Swollen glands under the tongue can indicate a viral or bacterial infection of the sublingual gland, according to MedlinePlus. Such infections are quite common and can be a result of poor hygiene, blocked salivary ducts, dehydration, smoking or chronic illness.
The sublingual is one of the glands that provide saliva to help with digestion and cleanse the mouth of food and bacteria. Most swollen glands stem from bacterial infections that inflame or block the salivary ducts and reduce the flow of saliva, according to Healthline. Viruses that cause mumps, HIV, flu or herpes are frequently the source of swollen glands. Other medical conditions that can affect the salivary glands are crystals or mucus that block the salivary ducts; tumors; an auto-immune disease that causes dry mouth; sarcoidosis or inflammation that occurs throughout the body; dehydration; malnutrition; radiation; and poor oral hygiene. People over 65 or those who haven't been immunized against mumps are vulnerable.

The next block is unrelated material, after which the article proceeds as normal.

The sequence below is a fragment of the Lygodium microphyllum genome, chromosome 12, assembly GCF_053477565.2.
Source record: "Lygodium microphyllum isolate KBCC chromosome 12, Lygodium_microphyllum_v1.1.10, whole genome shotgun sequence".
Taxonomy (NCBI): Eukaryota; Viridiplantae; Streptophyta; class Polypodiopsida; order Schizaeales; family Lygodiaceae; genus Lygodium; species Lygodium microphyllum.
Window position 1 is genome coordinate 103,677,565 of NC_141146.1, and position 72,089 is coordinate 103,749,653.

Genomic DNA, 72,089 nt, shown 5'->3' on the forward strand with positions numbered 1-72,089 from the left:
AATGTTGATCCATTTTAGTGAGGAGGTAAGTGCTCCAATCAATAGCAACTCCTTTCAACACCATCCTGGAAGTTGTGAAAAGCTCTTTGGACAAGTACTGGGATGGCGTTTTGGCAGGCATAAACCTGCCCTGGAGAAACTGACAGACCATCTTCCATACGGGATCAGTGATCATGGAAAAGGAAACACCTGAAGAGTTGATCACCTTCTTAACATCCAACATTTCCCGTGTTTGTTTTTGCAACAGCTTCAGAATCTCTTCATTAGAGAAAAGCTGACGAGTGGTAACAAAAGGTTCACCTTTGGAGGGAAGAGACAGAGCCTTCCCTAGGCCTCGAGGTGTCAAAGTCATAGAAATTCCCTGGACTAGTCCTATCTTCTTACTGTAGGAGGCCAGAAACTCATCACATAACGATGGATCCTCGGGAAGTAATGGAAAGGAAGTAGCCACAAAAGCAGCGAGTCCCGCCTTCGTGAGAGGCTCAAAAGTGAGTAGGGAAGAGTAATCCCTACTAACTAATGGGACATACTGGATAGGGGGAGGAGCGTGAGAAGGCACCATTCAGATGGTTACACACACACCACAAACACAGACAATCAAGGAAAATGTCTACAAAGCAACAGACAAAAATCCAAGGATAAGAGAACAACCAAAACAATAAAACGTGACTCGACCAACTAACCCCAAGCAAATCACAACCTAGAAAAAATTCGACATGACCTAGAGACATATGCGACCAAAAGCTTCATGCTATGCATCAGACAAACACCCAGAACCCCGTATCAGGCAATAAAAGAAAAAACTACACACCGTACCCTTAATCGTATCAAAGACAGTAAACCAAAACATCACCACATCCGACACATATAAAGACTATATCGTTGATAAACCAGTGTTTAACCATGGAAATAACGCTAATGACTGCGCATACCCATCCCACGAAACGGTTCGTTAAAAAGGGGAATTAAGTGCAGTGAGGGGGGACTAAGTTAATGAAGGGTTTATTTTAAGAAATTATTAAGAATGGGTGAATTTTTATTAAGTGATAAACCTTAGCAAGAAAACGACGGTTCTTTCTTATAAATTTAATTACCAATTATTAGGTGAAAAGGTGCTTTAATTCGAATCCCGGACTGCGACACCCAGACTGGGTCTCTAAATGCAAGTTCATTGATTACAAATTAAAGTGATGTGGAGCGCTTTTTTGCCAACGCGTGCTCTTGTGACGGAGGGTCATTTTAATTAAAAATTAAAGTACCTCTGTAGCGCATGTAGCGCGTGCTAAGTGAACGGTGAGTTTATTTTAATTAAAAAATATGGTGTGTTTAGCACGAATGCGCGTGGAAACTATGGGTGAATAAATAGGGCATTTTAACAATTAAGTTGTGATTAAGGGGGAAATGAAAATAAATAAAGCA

Salivary gland infections produce symptoms such as a bad taste or difficulty in fully opening the mouth; discomfort while eating; pus, dryness or pain in the mouth or face; swelling under the tongue, in the neck or on the face; or signs of infection such as fever or pain, according to Healthline.